Sunday, May 27, 2012

Eurovision finals

It is the most watched non-sport event in the world, with over 150 million viewers.  Azerbaijan went all out as host of the annual song contest this year.

42 countries participated, minus Armenia which pulled out in fear for its participants’ safety, or perhaps, as the NY Times reported, because they would rather pay a fine (for not appearing) than to step foot on enemy soil. (

The vast majority of songs were in English (shocking Mon dieu! to see that the French entry’s song title was in English but phew it was sung in French). Your author really liked the Estonian, who sang, presumably, in Estonian.

It began at midnight, timed more conveniently for London (8 pm) and central European time (9). T and I went out after 11 pm to walk along the Bulvar and catch the vibe.

Lots of people were out--a party atmosphere. The short funicular railway up a hillside just down the street from us, closed since we arrived last August, had been rebuilt and opened for business in time for the event. A line of people waited to ride.

The Crystal Palace, built at great monetary and social cost for the occasion, lit up with the colors of the flag of each nations’ act. Sorry our photos did not catch the Palace, but below is a shot of the new funicular building with the three new "flame towers" behind. A video runs on the towers, showing a person waving an Azerbaijani flag and then flames, a national symbol.

Eurovision is known for its flamboyant acts. This year did not disappoint--lots of kitsch and weirdness: The Romanians had a moon-walking bagpiper with white rimmed glasses,  the Dutch singer sported a full Indian (native American) feather headdress,  the Danes a women’s band with token males who play cello and a small xylophone. Ukraine has men in dresses and white go-go boots, and the hit Russian "Grannies", round and smiling Siberian babushka women in headscarves, average age 75, moving to a pop number.

We watched some from a giant screen on the seaside Bulvar, the rest on a Russian TV channel at home. Fans worldwide voted by SMS for a short time (half an hour?)--we couldn't find a local TV station to find the correct number to vote or I would have...  People cannot vote for their own country, but many seem to vote for neighboring countries. Representatives from each country then beam in, giving their country's votes for first, second and third: "Good evening! Belgrade calling" and a screen quickly updates the tally (how did they do this before computers??).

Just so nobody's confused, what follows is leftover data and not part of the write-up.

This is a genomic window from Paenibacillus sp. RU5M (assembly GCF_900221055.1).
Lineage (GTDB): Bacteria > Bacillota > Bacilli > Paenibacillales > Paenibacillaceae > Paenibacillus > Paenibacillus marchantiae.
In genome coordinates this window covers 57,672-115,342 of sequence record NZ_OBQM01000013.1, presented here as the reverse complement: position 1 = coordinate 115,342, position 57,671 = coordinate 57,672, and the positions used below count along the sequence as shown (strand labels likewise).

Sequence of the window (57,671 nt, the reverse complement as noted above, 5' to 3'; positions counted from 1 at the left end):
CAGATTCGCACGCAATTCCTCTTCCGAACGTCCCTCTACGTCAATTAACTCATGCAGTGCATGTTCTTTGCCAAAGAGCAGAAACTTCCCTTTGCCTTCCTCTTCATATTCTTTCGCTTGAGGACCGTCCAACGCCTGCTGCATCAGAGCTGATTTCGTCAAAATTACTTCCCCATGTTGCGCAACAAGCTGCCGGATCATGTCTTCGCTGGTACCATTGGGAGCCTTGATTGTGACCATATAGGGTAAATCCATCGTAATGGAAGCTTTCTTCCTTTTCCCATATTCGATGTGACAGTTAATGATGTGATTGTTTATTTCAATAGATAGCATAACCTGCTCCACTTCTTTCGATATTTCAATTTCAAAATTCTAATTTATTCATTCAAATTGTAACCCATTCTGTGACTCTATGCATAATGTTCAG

Sunday, May 6, 2012

M? M? No, M.

When our planned trip to Iran (what? where?!, you may say) was cancelled (hearing your relief, perhaps) we looked into the Maldives--expensive, not much variety of things to do, then Mauritius--less expensive but winter there now and still not lots to do, before settling on Madagascar. Tom loves lemurs.

Iran seems a beautiful country indeed, with a rich history and people whom we hear are amazingly welcoming and lovely despite the enmity between our lands.  Our decision to join a tour there was a bit rash--we were invited by a friend and it sounded like a wonderful opportunity. Even got as far as having visa photos taken--me in a borrowed full head scarf. But the trip was canceled when only the three of us had signed up.

Having already committed the funds for travel, and not planning to visit the US this Summer (which your writer is a wee bit sad about), we decided to go for another adventure.  Now madly searching for travel info and hotels.

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Random street photo

  • In the metro: USAID-sponsored poster advising people to cover their mouth when coughing
  • New rogue bus trick:  up on the sidewalk for about 80 feet to avoid traffic
  • Saw my first police woman today. Wearing heels, albeit only about 2"
  • In the Didn't Think it was Possible Department: young lady on the bus, wearing full 3" platform high heels, the spikes of which approached 6".  Hope she makes it.
  • This is buried at the bottom of a list on purpose. How much will really get done in time for E-r-v-s-o-? We noticed that the army has been deployed in a couple of spots in the construction blitz. OMG--will the new carpet museum on the main sea-front road, less than a mile from the brand spankin' new festivities site, be ready?? It still lacks a portion of its outside panelling and looks completely unfinished inside. Needless to say no priceless carpets installed yet. It should be a major tourist draw.  Less than two weeks before people start arriving. Will heads roll???
  • Direction signs are popping up all over town, to hotels and tourist sites. A nice touch.